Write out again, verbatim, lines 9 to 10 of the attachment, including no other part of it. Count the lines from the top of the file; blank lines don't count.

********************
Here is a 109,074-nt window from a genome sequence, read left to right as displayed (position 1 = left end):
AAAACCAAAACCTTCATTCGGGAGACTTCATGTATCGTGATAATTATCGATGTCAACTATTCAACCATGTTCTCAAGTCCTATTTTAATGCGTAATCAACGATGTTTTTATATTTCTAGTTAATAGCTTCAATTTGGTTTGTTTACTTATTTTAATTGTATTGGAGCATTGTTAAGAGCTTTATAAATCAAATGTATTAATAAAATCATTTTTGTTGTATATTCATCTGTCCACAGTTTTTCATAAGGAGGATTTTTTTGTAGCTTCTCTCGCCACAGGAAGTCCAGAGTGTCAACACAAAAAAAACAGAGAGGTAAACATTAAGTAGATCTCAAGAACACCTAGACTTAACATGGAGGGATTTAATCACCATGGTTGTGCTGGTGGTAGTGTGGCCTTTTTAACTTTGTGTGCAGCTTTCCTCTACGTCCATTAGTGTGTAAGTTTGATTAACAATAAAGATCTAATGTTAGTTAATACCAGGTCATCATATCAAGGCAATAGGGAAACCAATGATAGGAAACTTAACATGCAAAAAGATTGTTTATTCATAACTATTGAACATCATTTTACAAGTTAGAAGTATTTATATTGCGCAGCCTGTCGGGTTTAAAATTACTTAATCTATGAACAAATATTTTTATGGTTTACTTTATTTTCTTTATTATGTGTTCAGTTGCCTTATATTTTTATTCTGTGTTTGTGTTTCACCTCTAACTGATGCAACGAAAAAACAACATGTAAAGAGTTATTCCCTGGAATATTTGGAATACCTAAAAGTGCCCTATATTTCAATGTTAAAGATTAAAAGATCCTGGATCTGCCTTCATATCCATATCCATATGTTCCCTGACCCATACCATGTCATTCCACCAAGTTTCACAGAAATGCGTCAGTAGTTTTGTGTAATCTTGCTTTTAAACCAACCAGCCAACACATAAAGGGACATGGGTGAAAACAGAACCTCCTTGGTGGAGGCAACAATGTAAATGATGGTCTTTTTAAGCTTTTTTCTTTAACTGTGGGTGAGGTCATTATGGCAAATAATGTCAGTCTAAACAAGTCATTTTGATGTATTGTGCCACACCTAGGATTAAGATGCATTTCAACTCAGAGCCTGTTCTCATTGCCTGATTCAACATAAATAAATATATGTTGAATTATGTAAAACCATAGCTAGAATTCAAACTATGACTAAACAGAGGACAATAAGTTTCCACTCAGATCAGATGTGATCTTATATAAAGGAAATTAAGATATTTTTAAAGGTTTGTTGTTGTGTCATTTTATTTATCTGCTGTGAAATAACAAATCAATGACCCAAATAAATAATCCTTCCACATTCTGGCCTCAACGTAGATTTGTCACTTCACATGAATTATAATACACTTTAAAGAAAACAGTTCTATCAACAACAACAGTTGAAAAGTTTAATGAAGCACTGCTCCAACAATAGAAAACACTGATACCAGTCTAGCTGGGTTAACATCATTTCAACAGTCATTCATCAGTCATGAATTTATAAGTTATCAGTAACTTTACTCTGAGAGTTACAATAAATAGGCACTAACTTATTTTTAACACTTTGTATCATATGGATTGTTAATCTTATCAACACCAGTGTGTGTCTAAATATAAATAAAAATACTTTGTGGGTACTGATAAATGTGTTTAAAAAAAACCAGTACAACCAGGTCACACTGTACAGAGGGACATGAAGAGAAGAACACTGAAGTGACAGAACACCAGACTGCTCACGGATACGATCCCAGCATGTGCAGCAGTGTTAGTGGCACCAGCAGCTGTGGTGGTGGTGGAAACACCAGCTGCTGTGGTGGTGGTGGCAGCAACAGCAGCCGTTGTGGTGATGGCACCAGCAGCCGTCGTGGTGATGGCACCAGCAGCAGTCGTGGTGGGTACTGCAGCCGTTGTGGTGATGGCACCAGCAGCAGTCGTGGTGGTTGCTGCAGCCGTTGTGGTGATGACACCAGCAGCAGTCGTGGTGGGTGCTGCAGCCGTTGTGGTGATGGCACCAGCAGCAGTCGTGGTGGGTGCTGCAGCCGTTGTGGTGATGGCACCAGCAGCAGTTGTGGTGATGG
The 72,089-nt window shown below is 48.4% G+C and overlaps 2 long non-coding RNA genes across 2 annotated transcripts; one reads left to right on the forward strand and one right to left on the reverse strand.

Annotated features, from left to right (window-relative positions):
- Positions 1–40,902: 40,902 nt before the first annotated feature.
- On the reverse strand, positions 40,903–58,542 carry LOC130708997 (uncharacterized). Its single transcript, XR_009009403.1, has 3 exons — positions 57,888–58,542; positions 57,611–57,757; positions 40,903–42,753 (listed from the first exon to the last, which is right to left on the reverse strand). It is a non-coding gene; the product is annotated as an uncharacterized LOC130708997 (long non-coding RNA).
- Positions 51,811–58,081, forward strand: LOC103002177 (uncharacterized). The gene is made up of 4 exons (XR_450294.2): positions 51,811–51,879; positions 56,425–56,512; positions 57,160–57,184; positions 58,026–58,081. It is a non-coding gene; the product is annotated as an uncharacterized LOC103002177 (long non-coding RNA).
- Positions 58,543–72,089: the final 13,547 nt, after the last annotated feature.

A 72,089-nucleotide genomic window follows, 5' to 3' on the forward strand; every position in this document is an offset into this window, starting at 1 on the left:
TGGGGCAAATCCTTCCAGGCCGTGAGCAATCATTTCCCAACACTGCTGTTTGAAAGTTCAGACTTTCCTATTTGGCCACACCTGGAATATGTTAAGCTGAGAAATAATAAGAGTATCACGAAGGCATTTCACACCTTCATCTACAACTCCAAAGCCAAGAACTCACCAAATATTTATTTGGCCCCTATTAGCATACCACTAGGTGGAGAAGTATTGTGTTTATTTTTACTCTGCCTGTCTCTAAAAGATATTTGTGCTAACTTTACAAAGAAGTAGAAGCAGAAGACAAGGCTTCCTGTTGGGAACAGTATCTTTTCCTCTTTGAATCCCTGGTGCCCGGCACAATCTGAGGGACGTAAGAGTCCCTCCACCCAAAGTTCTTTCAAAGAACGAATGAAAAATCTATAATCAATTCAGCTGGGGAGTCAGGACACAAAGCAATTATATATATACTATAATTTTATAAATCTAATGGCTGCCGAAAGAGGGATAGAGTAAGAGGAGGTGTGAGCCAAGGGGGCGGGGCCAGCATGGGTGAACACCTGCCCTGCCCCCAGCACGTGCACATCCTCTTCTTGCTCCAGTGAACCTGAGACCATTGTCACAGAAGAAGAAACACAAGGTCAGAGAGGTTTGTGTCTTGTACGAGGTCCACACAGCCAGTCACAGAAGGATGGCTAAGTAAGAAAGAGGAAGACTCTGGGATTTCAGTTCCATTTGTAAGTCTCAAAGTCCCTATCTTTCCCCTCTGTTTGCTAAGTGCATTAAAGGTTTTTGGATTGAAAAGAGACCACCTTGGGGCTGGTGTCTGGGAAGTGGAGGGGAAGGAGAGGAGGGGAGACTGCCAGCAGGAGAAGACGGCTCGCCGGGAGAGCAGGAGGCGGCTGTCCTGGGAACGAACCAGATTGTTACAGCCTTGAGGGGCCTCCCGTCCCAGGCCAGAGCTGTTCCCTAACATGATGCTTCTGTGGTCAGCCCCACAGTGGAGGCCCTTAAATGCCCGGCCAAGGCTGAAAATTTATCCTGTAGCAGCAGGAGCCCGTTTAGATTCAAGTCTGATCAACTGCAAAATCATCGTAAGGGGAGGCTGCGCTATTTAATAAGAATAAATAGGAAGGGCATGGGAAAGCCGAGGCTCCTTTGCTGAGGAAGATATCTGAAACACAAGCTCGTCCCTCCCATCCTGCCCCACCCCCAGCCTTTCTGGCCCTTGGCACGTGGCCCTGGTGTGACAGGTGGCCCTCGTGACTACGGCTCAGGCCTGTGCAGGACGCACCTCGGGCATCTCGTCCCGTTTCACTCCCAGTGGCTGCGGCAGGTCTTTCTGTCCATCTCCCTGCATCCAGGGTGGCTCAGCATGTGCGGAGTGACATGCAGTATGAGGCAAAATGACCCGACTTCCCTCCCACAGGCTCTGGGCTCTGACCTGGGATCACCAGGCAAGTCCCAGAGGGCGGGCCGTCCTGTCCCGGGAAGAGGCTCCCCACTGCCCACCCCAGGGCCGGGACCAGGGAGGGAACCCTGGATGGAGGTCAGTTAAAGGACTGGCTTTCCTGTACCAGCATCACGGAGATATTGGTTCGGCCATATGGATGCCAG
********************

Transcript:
A 72,089-nucleotide genomic window follows, 5' to 3' on the forward strand; every position in this document is an offset into this window, starting at 1 on the left:
TGGGGCAAATCCTTCCAGGCCGTGAGCAATCATTTCCCAACACTGCTGTTTGAAAGTTCAGACTTTCCTATTTGGCCACACCTGGAATATGTTAAGCTGAGAAATAATAAGAGTATCACGAAGGCATTTCACACCTTCATCTACAACTCCAAAGCCAAGAACTCACCAAATATTTATTTGGCCCCTATTAGCATACCACTAGGTGGAGAAGTATTGTGTTTATTTTTACTCTGCCTGTCTCTAAAAGATATTTGTGCTAACTTTACAAAGAAGTAGAAGCAGAAGACAAGGCTTCCTGTTGGGAACAGTATCTTTTCCTCTTTGAATCCCTGGTGCCCGGCACAATCTGAGGGACGTAAGAGTCCCTCCACCCAAAGTTCTTTCAAAGAACGAATGAAAAATCTATAATCAATTCAGCTGGGGAGTCAGGACACAAAGCAATTATATATATACTATAATTTTATAAATCTAATGGCTGCCGAAAGAGGGATAGAGTAAGAGGAGGTGTGAGCCAAGGGGGCGGGGCCAGCATGGGTGAACACCTGCCCTGCCCCCAGCACGTGCACATCCTCTTCTTGCTCCAGTGAACCTGAGACCATTGTCACAGAAGAAGAAACACAAGGTCAGAGAGGTTTGTGTCTTGTACGAGGTCCACACAGCCAGTCACAGAAGGATGGCTAAGTAAGAAAGAGGAAGACTCTGGGATTTCAGTTCCATTTGTAAGTCTCAAAGTCCCTATCTTTCCCCTCTGTTTGCTAAGTGCATTAAAGGTTTTTGGATTGAAAAGAGACCACCTTGGGGCTGGTGTCTGGGAAGTGGAGGGGAAGGAGAGGAGGGGAGACTGCCAGCAGGAGAAGACGGCTCGCCGGGAGAGCAGGAGGCGGCTGTCCTGGGAACGAACCAGATTGTTACAGCCTTGAGGGGCCTCCCGTCCCAGGCCAGAGCTGTTCCCTAACATGATGCTTCTGTGGTCAGCCCCACAGTGGAGGCCCTTAAATGCCCGGCCAAGGCTGAAAATTTATCCTGTAGCAGCAGGAGCCCGTTTAGATTCAAGTCTGATCAACTGCAAAATCATCGTAAGGGGAGGCTGCGCTATTTAATAAGAATAAATAGGAAGGGCATGGGAAAGCCGAGGCTCCTTTGCTGAGGAAGATATCTGAAACACAAGCTCGTCCCTCCCATCCTGCCCCACCCCCAGCCTTTCTGGCCCTTGGCACGTGGCCCTGGTGTGACAGGTGGCCCTCGTGACTACGGCTCAGGCCTGTGCAGGACGCACCTCGGGCATCTCGTCCCGTTTCACTCCCAGTGGCTGCGGCAGGTCTTTCTGTCCATCTCCCTGCATCCAGGGTGGCTCAGCATGTGCGGAGTGACATGCAGTATGAGGCAAAATGACCCGACTTCCCTCCCACAGGCTCTGGGCTCTGACCTGGGATCACCAGGCAAGTCCCAGAGGGCGGGCCGTCCTGTCCCGGGAAGAGGCTCCCCACTGCCCACCCCAGGGCCGGGACCAGGGAGGGAACCCTGGATGGAGGTCAGTTAAAGGACTGGCTTTCCTGTACCAGCATCACGGAGATATTGGTTCGGCCATATGGATGCCAG